The Finance Curse

Date/Time
Date(s) - 16/09/2020
7:00 pm - 8:00 pm

An online discussion between Nicholas Shaxson and Stephen Robinson on the Finance Curse.

How global finance is making us all poorer…


 

What is The Finance Curse?

Economies need finance, but when finance grows too big it becomes a curse. The UK is a case in point. People think the City of London is the goose that lays Britain’s golden eggs because that is where most of the wealth is but large parts of the City are getting rich not by creating wealth but extracting it from other parts of the UK economy. These activities not only redistribute the pie upwards from losers to winners: they also shrink the pie overall. The solution is simple: shrink finance, for prosperity.

The Finance Curse

Nicholas Shaxson is an author and journalist. His books include Poisoned Wells (2007), about oil and politics in West Africa; Treasure Islands (2011), about tax havens; and The Finance Curse (2018,) about the perils of oversized finance. He has written extensively for the Financial Times, Vanity Fair, The Guardian, The Economist, Washington Post, and Foreign Affairs. He lives in Berlin.

Stephen Robinson was born and raised in London. After reading History at University, he worked as a foreign correspondent based in southern Africa, Ireland, and Washington DC. He was based in Cape Town in February 1990 to report on Nelson Mandela’s release from prison, and subsequently covered three US presidential elections. He is now a freelance journalist and writer, and over the years has contributed to most British newspaper titles. He is the author of The Remarkable Lives of Bill Deedes (Little, Brown 2008) and in 2015 he published a Kindle Single, Against All Odds – How Margaret Thatcher Won the 1975 Tory Leadership Election. Married with three children, he lives in Primrose Hill.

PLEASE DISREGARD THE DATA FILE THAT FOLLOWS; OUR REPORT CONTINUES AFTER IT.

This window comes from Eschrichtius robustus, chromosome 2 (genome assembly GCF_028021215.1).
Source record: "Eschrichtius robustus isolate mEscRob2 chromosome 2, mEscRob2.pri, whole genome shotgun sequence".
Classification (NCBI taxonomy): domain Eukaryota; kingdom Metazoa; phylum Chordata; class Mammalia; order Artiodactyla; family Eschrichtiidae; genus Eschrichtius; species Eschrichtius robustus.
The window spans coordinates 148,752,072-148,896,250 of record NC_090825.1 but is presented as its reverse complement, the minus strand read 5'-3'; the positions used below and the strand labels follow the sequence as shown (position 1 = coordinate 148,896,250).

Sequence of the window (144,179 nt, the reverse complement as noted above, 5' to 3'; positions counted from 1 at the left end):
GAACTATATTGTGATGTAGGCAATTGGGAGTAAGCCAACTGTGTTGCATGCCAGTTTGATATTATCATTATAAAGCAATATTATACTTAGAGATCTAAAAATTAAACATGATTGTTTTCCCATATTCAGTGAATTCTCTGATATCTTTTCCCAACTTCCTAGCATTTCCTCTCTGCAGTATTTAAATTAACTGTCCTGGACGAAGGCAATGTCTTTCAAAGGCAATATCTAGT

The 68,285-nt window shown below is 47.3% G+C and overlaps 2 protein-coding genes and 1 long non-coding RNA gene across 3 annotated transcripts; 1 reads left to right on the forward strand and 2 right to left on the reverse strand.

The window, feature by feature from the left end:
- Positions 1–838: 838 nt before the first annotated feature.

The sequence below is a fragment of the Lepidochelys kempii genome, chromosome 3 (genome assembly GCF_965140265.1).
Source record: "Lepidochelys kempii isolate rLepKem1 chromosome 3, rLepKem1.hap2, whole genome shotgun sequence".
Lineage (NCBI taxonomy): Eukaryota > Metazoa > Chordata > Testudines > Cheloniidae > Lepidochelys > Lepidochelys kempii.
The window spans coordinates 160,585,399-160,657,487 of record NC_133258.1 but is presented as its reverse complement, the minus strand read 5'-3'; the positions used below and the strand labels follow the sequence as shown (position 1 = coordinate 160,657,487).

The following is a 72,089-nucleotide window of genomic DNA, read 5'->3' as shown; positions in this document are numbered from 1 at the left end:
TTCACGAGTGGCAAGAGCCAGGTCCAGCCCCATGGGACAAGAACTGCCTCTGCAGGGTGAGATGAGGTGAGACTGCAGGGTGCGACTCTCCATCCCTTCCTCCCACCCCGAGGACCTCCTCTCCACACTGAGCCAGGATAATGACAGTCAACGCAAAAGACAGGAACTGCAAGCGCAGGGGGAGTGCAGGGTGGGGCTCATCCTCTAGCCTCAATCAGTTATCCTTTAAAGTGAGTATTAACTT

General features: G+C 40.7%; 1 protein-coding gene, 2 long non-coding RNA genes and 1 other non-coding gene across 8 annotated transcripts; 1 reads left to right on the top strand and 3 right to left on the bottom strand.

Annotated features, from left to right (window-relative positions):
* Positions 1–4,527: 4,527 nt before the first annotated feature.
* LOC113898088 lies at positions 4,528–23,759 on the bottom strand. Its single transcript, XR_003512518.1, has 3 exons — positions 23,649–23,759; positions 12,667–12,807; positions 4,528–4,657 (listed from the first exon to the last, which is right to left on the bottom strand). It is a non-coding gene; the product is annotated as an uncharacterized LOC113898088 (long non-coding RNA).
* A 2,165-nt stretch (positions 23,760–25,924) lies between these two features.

The Finance Curse book

Through Shaxson’s journalistic, investigative and analytical mind, he holds a mirror up to us, exposing big data sets, offshore networks and the hidden extraction engines of private equity and hedge funds. He helps us broaden our minds to the subtle webs and cultural and materialistic engines which undermine liberal principles of freedom, democracy, fairness and equality. If experts choose to ignore them for the sake of their personal careers and promotions, then they will be betraying current and future generations from understanding truth and building a more equal, just world. The power and greed of banks and financial institutions need to be strongly regulated to protect the public interest, and ensure equality of opportunity and wealth distribution. “
Professor Atul K. Shah

Splendid . . . hard-hitting, well written and informative.
Martin Wolf, Financial Times best books of 2018

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